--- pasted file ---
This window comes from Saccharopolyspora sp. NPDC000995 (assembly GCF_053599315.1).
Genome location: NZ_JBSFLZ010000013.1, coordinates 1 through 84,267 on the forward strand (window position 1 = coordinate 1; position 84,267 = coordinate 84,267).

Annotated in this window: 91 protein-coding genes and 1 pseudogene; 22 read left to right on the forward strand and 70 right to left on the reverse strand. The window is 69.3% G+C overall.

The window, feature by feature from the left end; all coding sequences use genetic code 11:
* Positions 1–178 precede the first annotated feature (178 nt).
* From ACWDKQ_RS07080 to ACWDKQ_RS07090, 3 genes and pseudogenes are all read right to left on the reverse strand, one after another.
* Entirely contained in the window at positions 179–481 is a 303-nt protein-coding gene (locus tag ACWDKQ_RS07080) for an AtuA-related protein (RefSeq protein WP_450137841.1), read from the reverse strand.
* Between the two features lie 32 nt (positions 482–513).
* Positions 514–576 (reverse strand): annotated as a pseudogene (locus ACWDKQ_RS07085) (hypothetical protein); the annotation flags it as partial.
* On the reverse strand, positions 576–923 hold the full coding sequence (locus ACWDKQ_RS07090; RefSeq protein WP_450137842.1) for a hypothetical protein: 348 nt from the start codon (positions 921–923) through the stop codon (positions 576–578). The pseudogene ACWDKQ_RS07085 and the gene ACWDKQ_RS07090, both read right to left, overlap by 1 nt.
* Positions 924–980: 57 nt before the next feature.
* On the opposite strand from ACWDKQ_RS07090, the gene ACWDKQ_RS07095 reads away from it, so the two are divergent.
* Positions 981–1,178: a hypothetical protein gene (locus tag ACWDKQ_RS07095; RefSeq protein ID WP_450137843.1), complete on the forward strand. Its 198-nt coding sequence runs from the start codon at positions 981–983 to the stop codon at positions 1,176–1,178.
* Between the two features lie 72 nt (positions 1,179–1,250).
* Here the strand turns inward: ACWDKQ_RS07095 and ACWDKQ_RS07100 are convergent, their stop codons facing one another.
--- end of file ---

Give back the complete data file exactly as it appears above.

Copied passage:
This window comes from Saccharopolyspora sp. NPDC000995 (assembly GCF_053599315.1).
Genome location: NZ_JBSFLZ010000013.1, coordinates 1 through 84,267 on the forward strand (window position 1 = coordinate 1; position 84,267 = coordinate 84,267).

Annotated in this window: 91 protein-coding genes and 1 pseudogene; 22 read left to right on the forward strand and 70 right to left on the reverse strand. The window is 69.3% G+C overall.

The window, feature by feature from the left end; all coding sequences use genetic code 11:
* Positions 1–178 precede the first annotated feature (178 nt).
* From ACWDKQ_RS07080 to ACWDKQ_RS07090, 3 genes and pseudogenes are all read right to left on the reverse strand, one after another.
* Entirely contained in the window at positions 179–481 is a 303-nt protein-coding gene (locus tag ACWDKQ_RS07080) for an AtuA-related protein (RefSeq protein WP_450137841.1), read from the reverse strand.
* Between the two features lie 32 nt (positions 482–513).
* Positions 514–576 (reverse strand): annotated as a pseudogene (locus ACWDKQ_RS07085) (hypothetical protein); the annotation flags it as partial.
* On the reverse strand, positions 576–923 hold the full coding sequence (locus ACWDKQ_RS07090; RefSeq protein WP_450137842.1) for a hypothetical protein: 348 nt from the start codon (positions 921–923) through the stop codon (positions 576–578). The pseudogene ACWDKQ_RS07085 and the gene ACWDKQ_RS07090, both read right to left, overlap by 1 nt.
* Positions 924–980: 57 nt before the next feature.
* On the opposite strand from ACWDKQ_RS07090, the gene ACWDKQ_RS07095 reads away from it, so the two are divergent.
* Positions 981–1,178: a hypothetical protein gene (locus tag ACWDKQ_RS07095; RefSeq protein ID WP_450137843.1), complete on the forward strand. Its 198-nt coding sequence runs from the start codon at positions 981–983 to the stop codon at positions 1,176–1,178.
* Between the two features lie 72 nt (positions 1,179–1,250).
* Here the strand turns inward: ACWDKQ_RS07095 and ACWDKQ_RS07100 are convergent, their stop codons facing one another.